Advocates thought that SB 134 was dead for good after a magnificent presentation by fair housing advocates in the opponent testimony. Alas, it now appears that House members are ready to introduce a "compromise" bill that would remove many, BUT NOT ALL, of the worst features of the original legislation. Stay tuned for details about next steps for advocates who are fighting "UNFAIR HOUSING" bill.

May 18, 2015:  RHINO reacts to Star Beacon story: 
Star Beacon did a disservice to its readers by failing to give both sides of this controversy.  OREIA and Ms. Grybosky's attorneys is using this case to roll back the clock on fair housing rights in Ohio.  Everyone knows someone who's covered by Ohio's Fair Housing law:  racial and ethnic minorities, female headed households, families with children and persons with disabilities.

Two key points to remember.  First: The proposed laws would NOT have protected Ms. Grybosky because her rental businessdoesn't fit the proposed exemption.  Second:  there were high legal fees in this case because Ms. Grybosky's lawyer kept filing frivolous claims that the State of Ohio was required to defend. 

This coming Wednesday, opponents of HB 149 (and the companion Senate bill) will be testifying against this bill.  I hope that the Star Beacon sees fit to cover THAT story as extensively as it covered Ms. Grybosky's lawyer's version

April 26, 2015.  Toledo Blade says Keep Housing Fair

March 2015:  It's back...The old Senate Bill 349 has been re introduced in the new session of the General Assembly.  Time once again to oppose this effort to protect landlords who discriminate.
  Learn more at

4/13/15  HUD says SB 134 if enacted would jeopardize the substantial equivalency of Ohio's Fair Housing Law.  (copy of the HUD letter is attached below.)

9/5/14:  Stop349 Coalition issues press statement about possible loss of Federal funding if SB 349 passes.  Seitz (a true small government conservative) announces on the next day that he will rewrite SB 349 to avoid the loss of Federal (big brother?) funding.  See links here: 
  • GOP state senator to revise anti-housing-bias bill to keep Ohio from losing $1 million in federal funding  more here.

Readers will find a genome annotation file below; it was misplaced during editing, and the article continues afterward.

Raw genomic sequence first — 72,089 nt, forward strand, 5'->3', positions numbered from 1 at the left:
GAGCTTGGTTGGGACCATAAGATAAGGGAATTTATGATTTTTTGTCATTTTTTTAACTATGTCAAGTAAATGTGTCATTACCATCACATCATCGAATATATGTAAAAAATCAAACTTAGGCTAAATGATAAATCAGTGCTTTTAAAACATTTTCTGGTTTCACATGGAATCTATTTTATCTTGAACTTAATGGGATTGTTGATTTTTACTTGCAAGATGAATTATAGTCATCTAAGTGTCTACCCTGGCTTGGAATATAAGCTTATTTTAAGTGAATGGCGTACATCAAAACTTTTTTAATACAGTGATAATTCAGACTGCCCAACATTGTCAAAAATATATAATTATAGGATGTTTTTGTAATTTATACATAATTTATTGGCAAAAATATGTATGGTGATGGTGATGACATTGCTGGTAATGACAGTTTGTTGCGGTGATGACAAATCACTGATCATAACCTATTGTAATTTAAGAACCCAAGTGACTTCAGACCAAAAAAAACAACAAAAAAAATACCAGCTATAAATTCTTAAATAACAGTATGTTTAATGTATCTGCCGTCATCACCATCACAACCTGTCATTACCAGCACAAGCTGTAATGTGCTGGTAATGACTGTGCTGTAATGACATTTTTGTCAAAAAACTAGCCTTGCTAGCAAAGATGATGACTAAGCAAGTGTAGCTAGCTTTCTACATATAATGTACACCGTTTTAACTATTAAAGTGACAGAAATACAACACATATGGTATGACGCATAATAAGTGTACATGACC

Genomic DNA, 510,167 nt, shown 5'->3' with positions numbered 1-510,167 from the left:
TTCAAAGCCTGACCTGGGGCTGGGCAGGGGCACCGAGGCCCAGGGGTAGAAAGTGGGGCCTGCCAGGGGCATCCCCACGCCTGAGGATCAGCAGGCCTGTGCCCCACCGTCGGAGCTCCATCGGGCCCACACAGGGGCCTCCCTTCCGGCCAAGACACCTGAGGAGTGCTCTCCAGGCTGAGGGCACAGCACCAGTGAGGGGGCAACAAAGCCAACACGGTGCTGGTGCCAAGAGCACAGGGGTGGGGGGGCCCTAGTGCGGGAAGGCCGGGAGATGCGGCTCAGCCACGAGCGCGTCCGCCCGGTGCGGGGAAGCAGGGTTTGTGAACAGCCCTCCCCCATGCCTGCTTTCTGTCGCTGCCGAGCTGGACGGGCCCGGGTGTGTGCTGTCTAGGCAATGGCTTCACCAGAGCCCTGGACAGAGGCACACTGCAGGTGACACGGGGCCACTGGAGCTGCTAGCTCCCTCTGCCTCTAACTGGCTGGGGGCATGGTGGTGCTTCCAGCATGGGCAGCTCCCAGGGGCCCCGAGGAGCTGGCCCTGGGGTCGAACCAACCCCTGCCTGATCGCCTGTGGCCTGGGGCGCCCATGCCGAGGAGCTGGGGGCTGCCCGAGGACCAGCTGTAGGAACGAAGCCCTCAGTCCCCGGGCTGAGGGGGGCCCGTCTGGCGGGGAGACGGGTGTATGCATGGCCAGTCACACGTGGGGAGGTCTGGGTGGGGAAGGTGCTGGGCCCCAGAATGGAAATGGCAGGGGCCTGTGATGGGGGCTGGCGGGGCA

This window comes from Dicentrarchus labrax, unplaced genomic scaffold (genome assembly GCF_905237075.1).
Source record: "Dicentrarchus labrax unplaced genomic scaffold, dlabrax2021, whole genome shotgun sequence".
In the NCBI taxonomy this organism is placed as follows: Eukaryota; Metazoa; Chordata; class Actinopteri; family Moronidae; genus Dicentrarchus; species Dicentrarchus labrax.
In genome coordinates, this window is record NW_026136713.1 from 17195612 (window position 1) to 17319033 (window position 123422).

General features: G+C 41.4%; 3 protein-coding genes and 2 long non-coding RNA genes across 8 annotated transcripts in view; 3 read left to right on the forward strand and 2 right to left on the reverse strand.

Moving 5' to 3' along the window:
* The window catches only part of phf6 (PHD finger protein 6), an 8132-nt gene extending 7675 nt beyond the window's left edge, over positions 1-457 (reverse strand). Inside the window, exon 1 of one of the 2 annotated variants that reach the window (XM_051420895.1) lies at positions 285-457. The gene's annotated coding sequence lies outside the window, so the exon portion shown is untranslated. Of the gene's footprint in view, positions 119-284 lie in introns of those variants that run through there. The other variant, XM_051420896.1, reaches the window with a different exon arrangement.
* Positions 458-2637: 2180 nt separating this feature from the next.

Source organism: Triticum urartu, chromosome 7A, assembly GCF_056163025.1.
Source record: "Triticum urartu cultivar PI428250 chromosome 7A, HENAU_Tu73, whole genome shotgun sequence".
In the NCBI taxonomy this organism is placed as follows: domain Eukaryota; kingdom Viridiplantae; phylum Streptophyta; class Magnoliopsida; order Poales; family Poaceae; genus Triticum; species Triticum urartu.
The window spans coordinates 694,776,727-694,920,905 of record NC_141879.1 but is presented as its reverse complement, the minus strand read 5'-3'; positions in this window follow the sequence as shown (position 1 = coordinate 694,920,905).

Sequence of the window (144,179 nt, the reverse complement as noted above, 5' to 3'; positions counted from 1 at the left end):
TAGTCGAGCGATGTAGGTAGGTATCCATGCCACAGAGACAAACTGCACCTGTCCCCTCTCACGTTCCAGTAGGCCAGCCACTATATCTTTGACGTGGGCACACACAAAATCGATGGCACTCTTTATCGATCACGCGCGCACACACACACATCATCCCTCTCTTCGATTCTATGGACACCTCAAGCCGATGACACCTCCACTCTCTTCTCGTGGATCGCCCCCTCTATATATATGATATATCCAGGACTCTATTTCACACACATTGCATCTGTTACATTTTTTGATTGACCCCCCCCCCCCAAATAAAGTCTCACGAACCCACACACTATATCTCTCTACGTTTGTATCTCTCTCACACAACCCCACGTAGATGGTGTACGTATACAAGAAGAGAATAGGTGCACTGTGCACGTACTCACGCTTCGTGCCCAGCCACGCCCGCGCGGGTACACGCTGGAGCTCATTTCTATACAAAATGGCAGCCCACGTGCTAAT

• Ohiocould lose millions in civil rights funding if fair-housing bill becomes law, federal official warns 8/24/14;  HUD weighs in with an analysis of SB 349.  Federal funding would be in jeopardy!
7/31/14:  "If the bill passes, fair-housing groups probably will take complaints to the federal system rather than the Civil Rights Commission, which will lengthen the process and cost landlords more, said Jim McCarthy, president of the Miami Valley Fair Housing Center.   'Frankly, the senator has not gotten a lot of good information, and he is buying the narrative being peddled by the Real Estate Investors Association...' ” McCarthy said.  (Columbus Dispatch-see link in right sidebar).
7/31/14  "We do not support it in any method or manner," said G. Michael Payton, executive director of the Ohio Civil Rights Commission, a state agency that investigates discrimination in housing and other venues. "There's no sound reason to change fair housing law in Ohio." (cincinnati Enquirer-see link in sidebar)
7/29/14:  "Seitz says the bill won’t cause the state to lose money or be in conflict with federal laws.  Even so, he says he’s asked the legislative agency that drafts bills to take a closer look at this one to make sure."
7/27/14:  Stop 349 Coalition launches media campaign to educate the public about the dangers of SB 349.  See the links in the right sidebar.  Read the press release attached at the bottom of the page.
7/13/14:  RHINO members vote to join the coalition in opposition to SB 349.  Working Group established.

Because SB 349 was introduced just days before the Senate went on summer recess, no hearing will be held before late September at the earliest.  Still advocates are wasting no time in reaching out to citizens to contact their state senators to oppose this measure.

What can you do?
Join other RHINO members in reaching out to Ohio State Senators, local media and other advocacy groups.  Just complete the survey and RHINO can help you frame your messages.

What are the long term issues
SB 349 may be just the beginning of legislative attempts to undermine rental rights in Ohio. 

Spencer Wells,
Apr 27, 2015, 7:34 AM